Ancestry.com is committing to make the 1940 Census free from release through to the end of 2013, and by doing so hopes to help more people get started exploring their family history. As this census will be the most recent to be made publicly available, it represents the best chance for those new to family history to make that all-important first discovery.

Part of a news release from Ancestry.com

Charting Technique from Ancestry Newsletter

Yet another free newsletter which arrives by email and to which you can subscribe at the my communication preferences link at Ancestry.com is the Weekly Discovery Newsletter.
The following article is from the August 16, 2010 edition and is part of a larger article written by Juliana Smith titled RE-ENERGIZING YOUR RESEARCH.

Charting It “Old School”
Nowadays we can use technology to manipulate data into various charts and forms with the click of a mouse. In a matter of minutes, you can use your genealogy software to print family group sheets, pedigree charts, ahnentafels, and any number of other reports. However, sometimes this one-click type of formatting robs us of the perks that come with the manual manipulation of data.
Spreadsheets and word processors are basic and flexible tools that can help you to take a closer look at the facts you’ve discovered about your ancestors through chronologies that can help place your ancestor in a particular place at a certain point in time, and other charts. I created census grids for families to see where I’m missing them in census records.

I also used a spreadsheet to organize the many city directory listings for Kellys in New York City. This allowed me to sort by street name and other fields and follow individuals through the years.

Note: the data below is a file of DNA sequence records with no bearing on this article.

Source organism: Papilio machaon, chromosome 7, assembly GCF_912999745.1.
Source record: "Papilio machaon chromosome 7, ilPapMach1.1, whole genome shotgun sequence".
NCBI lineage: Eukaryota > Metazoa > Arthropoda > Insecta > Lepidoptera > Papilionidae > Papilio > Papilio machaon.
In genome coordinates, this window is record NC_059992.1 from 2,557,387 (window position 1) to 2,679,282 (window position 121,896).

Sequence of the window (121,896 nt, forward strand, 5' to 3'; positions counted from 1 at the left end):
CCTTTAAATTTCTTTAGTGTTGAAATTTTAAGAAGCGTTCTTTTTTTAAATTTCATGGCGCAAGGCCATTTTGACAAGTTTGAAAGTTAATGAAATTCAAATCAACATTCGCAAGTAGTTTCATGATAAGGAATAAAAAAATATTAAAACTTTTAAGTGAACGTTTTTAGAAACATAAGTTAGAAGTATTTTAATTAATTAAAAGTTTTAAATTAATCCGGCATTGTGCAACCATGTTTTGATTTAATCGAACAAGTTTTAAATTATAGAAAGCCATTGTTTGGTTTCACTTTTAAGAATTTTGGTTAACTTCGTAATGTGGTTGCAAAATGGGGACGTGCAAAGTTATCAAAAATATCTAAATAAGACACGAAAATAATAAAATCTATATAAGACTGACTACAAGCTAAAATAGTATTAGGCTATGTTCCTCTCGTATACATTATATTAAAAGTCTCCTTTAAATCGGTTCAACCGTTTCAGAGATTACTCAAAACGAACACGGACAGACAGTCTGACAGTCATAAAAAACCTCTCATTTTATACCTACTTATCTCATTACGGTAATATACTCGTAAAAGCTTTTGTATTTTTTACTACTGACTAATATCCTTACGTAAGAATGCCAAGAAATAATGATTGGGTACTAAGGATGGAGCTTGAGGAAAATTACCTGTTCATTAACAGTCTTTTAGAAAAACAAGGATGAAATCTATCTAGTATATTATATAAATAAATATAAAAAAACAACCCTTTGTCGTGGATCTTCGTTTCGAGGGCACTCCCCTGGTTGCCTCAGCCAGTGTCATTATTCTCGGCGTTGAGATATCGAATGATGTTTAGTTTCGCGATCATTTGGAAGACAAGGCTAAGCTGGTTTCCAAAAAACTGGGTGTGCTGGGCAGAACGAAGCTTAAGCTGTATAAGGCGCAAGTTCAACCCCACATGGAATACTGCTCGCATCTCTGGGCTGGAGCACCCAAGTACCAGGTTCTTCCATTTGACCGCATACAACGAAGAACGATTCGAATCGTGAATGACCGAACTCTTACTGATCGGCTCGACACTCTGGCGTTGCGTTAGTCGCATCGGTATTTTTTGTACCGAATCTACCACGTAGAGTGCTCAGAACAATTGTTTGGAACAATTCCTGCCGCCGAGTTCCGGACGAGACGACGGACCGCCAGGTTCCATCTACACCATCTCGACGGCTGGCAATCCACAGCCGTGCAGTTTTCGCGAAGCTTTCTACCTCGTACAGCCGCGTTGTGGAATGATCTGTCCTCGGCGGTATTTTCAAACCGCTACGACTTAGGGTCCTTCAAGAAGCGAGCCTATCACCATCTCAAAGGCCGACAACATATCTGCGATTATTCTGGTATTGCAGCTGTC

Inventories of records you’ve collected can remind you of the records you still need to seek out.
Relocate
When I’m in a rut, I like to take my laptop off the dock and move into my favorite comfy chair in the living room or out to the back porch. For some reason, not being confined to my desk really does wonders and I feel much more energetic. If you don’t have a laptop, turn to that old standby-a pad of paper and pencil. Jot down notes for follow-up and reorganize data and see what you can come up with.

Read a Book or Article
I have found that the more I read about family history, the more inspired I am to do it. In addition to this newsletter, the Ancestry Monthly Update is another free way to get a family history fix. (If you don’t already receive it you can sign up here.)
Reading books about the times and places where your ancestors lived can give you insights into their lives. Biographies of their contemporaries are particularly helpful.

Build Up Some Karma
Nothing is more inspiring and uplifting than helping someone else. Look around for queries posted on message boards or mailing lists in areas where you have expertise. Or join us on our Facebook page where we often find newcomers to family history seeking advice from more seasoned veterans like you. Once you’ve put your skill to work helping someone else out, you’ll be itching to turn that talent back to your own research.
Ups and Downs
We all go through ups and downs in our family history research, and if you’ve been in a bit of a rut and feeling uninspired, why not give some of these ideas a try. What inspires you? Share your tips with us in the comments below.
Copyright © 2010 Ancestry.com